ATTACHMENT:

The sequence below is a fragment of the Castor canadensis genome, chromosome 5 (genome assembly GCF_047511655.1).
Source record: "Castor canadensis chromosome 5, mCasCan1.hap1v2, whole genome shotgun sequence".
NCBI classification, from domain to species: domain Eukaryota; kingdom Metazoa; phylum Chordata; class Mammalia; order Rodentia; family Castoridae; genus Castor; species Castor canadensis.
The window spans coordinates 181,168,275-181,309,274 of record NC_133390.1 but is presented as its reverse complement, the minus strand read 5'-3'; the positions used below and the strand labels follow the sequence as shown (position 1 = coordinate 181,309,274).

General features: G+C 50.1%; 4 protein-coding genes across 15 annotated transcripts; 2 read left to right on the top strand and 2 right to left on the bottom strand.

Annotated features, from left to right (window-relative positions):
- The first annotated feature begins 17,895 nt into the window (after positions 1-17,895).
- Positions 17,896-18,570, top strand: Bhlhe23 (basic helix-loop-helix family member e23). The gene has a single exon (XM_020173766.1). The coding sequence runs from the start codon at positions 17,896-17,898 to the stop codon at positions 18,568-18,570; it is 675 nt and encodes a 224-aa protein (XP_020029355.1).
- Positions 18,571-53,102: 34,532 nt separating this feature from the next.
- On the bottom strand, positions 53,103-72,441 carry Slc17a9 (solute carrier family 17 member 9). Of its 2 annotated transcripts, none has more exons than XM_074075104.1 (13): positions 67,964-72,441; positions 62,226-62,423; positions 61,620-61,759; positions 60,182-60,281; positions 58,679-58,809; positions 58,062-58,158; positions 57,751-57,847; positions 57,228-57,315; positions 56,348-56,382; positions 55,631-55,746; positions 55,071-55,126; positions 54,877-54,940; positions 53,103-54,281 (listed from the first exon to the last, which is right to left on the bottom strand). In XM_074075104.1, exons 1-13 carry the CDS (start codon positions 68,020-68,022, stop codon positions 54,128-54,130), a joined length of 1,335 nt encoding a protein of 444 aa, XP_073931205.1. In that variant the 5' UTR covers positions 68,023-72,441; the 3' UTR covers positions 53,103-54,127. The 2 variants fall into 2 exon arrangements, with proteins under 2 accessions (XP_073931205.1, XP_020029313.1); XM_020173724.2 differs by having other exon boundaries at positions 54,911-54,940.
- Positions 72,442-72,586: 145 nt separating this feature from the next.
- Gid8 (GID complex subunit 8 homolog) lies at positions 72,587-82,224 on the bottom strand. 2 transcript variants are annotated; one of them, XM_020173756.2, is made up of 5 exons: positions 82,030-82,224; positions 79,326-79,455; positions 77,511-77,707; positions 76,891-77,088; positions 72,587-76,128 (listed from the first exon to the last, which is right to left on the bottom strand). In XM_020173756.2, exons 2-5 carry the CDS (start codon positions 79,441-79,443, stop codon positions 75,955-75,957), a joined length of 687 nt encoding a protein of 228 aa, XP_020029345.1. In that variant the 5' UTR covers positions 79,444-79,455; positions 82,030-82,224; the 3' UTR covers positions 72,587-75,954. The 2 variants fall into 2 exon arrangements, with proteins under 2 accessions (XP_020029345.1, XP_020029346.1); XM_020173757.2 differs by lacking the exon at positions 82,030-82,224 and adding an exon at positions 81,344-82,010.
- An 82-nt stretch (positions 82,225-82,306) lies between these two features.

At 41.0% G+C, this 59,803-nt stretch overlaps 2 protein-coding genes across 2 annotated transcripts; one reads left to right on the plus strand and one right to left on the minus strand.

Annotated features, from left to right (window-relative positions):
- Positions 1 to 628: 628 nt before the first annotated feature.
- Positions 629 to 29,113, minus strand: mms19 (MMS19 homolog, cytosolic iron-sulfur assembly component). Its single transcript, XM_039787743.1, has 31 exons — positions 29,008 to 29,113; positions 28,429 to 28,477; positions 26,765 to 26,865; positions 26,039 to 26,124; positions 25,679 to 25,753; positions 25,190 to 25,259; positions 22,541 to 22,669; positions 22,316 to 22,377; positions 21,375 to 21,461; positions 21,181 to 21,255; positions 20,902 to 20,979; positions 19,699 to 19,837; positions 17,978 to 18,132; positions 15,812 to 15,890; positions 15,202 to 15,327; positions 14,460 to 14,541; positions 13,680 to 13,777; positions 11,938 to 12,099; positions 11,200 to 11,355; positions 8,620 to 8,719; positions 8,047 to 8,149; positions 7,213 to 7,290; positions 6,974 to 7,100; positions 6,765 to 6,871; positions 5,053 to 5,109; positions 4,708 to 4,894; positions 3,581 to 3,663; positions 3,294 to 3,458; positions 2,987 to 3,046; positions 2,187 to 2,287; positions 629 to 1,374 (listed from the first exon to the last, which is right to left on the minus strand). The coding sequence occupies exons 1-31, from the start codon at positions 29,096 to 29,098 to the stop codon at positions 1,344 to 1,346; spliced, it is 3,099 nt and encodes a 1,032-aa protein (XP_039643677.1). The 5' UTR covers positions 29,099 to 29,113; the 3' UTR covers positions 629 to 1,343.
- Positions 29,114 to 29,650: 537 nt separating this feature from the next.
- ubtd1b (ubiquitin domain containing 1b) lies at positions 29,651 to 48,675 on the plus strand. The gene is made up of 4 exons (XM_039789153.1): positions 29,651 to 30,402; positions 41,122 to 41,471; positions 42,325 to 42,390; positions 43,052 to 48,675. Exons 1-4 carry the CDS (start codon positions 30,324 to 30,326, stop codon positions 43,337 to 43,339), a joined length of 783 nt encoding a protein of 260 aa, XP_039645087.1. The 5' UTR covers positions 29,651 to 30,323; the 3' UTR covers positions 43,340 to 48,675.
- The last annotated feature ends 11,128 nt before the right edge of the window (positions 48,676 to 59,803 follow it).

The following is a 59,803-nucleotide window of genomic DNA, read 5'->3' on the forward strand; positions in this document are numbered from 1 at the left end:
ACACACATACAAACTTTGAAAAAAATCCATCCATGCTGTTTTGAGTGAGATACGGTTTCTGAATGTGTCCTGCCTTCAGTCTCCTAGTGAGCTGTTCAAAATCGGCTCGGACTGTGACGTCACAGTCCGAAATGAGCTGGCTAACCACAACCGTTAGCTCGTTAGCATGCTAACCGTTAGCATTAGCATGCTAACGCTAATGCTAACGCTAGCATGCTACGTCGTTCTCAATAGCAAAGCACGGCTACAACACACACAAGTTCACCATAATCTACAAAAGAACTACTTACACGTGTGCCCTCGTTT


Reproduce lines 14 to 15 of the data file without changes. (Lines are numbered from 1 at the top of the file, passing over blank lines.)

At 41.0% G+C, this 59,803-nt stretch overlaps 2 protein-coding genes across 2 annotated transcripts; one reads left to right on the plus strand and one right to left on the minus strand.

Annotated features, from left to right (window-relative positions):